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Table 1 The relevant studies on the associations between H. pylori infection and extra-gastroduodenal diseases

From: H. pylori infection and extra-gastroduodenal diseases

  Extra-gastroduodenal disease Key evidences Conclusion
1 Iron deficiency anemia (IDA) Pros:
1. Qu et al. [19]: an increased risk of IDA in patients with H. pylori infection (meta-analysis of case-control studies).
2. Yuan et al. [21]: Eradication of H. pylori could improve the levels of hemoglobin and serum ferritin in patients with IDA (meta-analysis of intervention trials).
Cons:
1. Sandstrom et al. [18]: no association between H. pylori infection and IDA in female adolescents (case-control study).
Eradication of H. pylori infection is recommended for patients with unexplained IDA.
2 Immune thrombocytopenic purpura (ITP) Pros:
1. Stasi et al. [35]: The overall response rate of increased platelet count was 50.3% after successful eradication of H. pylori in ITP patients (meta-analysis of intervention trials).
2. Arnold et al. [37]: The odds of achieving a platelet count response following eradication therapy were 14.5 higher in ITP patients with H. pylori infection than in those without infection (response rate: 51.2% vs. 8.8%) (meta-analysis of intervention trials).
Cons:
1. Michel et al. [34]: Seroprevalence of H. pylori in patients with ITP was not significantly different from that in control subjects (case-control study).
H. pylori infection should be sought and treated in patients with ITP.
3 Vitamin B12 deficiency Pros:
1. Sarari et al. [44]: There was significant association between the presence of H. pylori infection and vitamin B12 deficiency (case-control study).
2. Shuval-Sudai et al. [45]: Prevalence of H. pylori seropositivity was significantly higher among subjects with borderline (> 145–180 pg/mL) or low normal (> 180–250 pg/mL) vitamin B12 levels than among those with vitamin B12 > 250 pg/mL (case-control study).
H. pylori infection is associated with vitamin B12 deficiency.
4 Metabolic syndrome and diabetes mellitus (DM) Pros:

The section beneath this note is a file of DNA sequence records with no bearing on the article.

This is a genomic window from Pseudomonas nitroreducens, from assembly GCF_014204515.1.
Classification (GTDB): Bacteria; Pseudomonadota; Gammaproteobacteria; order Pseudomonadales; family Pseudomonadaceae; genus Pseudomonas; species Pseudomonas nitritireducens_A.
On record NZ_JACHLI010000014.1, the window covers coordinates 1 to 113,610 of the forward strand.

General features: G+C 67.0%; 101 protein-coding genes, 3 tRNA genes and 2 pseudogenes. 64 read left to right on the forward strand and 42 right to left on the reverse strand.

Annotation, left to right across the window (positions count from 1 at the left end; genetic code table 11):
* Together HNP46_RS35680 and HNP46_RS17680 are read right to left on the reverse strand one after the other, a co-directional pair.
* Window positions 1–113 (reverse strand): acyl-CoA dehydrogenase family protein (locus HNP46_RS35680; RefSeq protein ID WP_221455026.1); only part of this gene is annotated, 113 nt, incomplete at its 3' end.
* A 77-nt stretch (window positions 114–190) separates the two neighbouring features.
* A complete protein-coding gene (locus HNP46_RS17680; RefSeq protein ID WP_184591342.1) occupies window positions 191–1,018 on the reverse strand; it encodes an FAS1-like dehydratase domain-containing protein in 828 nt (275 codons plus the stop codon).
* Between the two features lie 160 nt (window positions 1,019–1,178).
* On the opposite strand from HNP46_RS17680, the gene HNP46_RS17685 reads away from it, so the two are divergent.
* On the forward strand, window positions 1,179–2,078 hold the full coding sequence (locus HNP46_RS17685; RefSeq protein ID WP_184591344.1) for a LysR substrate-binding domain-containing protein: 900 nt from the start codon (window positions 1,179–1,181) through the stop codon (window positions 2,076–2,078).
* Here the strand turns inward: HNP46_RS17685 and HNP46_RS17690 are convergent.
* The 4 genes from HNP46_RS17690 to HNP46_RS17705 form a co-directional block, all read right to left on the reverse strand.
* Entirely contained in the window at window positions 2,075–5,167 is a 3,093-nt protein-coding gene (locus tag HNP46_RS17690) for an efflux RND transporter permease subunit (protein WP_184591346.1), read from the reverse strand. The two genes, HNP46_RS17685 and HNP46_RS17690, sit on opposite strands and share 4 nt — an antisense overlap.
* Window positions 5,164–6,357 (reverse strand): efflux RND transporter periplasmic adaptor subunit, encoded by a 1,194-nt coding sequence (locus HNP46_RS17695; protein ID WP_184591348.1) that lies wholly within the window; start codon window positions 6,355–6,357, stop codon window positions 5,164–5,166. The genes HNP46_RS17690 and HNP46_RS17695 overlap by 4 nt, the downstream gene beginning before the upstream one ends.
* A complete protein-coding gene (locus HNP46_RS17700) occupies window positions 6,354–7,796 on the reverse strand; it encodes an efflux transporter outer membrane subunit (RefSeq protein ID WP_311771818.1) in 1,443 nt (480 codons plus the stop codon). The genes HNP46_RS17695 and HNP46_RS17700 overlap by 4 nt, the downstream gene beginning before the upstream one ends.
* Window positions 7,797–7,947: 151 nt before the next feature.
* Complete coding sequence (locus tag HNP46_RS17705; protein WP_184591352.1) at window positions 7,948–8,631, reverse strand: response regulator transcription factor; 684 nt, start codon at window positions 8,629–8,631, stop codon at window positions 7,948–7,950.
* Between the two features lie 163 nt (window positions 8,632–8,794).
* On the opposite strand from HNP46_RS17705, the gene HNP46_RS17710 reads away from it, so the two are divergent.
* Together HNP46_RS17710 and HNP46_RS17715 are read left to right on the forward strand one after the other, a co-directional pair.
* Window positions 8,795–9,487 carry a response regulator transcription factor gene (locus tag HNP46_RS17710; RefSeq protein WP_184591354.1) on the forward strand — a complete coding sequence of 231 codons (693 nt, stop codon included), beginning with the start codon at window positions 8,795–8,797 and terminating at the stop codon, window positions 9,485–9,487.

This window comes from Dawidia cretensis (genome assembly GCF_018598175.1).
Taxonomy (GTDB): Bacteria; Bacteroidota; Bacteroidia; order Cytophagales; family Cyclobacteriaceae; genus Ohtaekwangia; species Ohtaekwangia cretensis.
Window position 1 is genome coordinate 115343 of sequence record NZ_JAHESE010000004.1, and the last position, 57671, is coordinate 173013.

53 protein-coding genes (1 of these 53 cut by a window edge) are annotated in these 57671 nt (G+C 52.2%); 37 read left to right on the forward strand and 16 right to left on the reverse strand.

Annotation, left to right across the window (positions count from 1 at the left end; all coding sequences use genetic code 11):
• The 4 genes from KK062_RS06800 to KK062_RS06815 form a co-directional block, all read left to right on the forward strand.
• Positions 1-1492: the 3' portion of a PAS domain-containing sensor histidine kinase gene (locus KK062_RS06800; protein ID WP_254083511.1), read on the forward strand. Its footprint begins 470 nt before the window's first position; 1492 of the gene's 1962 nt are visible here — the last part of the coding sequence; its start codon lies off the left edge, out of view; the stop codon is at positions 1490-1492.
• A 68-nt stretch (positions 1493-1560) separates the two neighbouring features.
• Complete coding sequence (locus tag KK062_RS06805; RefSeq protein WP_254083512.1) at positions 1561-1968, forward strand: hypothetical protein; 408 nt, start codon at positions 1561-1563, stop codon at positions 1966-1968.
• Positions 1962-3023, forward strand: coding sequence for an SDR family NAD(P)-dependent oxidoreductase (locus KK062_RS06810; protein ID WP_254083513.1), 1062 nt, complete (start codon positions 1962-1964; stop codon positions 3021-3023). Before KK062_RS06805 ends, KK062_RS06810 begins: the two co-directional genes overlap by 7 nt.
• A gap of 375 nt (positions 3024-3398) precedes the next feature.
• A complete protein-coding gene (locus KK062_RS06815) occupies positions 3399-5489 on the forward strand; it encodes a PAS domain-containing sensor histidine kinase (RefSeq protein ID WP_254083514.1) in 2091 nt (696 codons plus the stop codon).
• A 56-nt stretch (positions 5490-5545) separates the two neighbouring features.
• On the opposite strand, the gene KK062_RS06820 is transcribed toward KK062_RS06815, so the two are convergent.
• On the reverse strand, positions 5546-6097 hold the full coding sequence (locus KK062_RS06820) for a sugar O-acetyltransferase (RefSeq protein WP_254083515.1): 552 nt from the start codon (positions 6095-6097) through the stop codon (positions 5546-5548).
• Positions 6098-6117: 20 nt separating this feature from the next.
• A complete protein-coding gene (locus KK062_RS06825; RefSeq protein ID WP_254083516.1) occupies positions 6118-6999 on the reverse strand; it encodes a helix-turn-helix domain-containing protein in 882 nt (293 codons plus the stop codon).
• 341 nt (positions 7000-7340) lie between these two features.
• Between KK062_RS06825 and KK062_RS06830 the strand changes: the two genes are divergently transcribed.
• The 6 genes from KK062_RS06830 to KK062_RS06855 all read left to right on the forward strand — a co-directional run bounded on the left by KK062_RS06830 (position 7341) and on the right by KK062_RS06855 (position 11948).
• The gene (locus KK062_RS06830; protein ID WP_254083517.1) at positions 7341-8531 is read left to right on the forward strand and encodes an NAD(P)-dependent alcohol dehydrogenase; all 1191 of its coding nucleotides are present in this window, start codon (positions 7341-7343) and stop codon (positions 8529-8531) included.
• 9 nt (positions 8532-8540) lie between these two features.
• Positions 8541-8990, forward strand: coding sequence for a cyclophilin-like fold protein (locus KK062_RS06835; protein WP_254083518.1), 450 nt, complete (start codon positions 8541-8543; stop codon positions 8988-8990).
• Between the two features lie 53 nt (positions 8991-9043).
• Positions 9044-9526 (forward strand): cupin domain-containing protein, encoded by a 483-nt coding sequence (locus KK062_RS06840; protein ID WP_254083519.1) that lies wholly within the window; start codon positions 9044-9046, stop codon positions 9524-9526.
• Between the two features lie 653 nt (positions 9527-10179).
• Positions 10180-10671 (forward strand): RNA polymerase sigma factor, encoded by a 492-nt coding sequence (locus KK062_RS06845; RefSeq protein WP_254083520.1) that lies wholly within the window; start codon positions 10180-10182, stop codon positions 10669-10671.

1. Chen et al. [48]: H. pylori-infected subjects had a higher prevalence of metabolic syndrome than those without H. pylori infection (case-control study).
2. Yang et al. [49]: H. pylori infection was associated with risk of DM (case-control study).
Cons:
1. Naja et al. [53]: no association between H. pylori infection and metabolic syndrome (case-control study).
2. Wada et al. [55]: The eradication of Helicobacter pylori does not affect glycemic control in Japanese subjects with type 2 diabetes (intervention trial).
The association between H. pylori infection and metabolic syndrome or DM is contradictory.
5 Nonalcoholic fatty liver disease (NAFLD) Pros:
1. Kim et al. [61]: The subjects with H. pylori infection had a higher incidence of NAFLD than those without infection (cohort study).
2. Wijarnpreecha et al. [65]: a significantly increased risk of NAFLD in patients with H. pylori infection (meta-analysis of case-control studies).
Cons:
1. Okushin et al. [63]: no association between H. pylori infection and NAFLD (case-control study).
The association between H. pylori infection and NAFLD remains contradictory.
6 Coronary artery disease (CAD) Pros:
1. Yu et al. [73]: significant association between H. pylori infection and the risk of myocardial infarction (meta-analysis of case-control studies).
Cons:
1. Schottker et al. [75]: no association between H. pylori infection and the risk of CAD (cohort study).
The association between H. pylori infection and CAD is contradictory.
7 Cerebrovascular disease Pros:
1. Wang et al. [81]: significant association between H. pylori infection and non-cardioembolic stroke (meta-analysis of case-control studies).
Cons:
1. Chen et al. [82]: a reverse link between H. pylori infection and stroke mortality (cohort study).
There is controversial evidence linking H. pylori infection and cerebrovascular disease.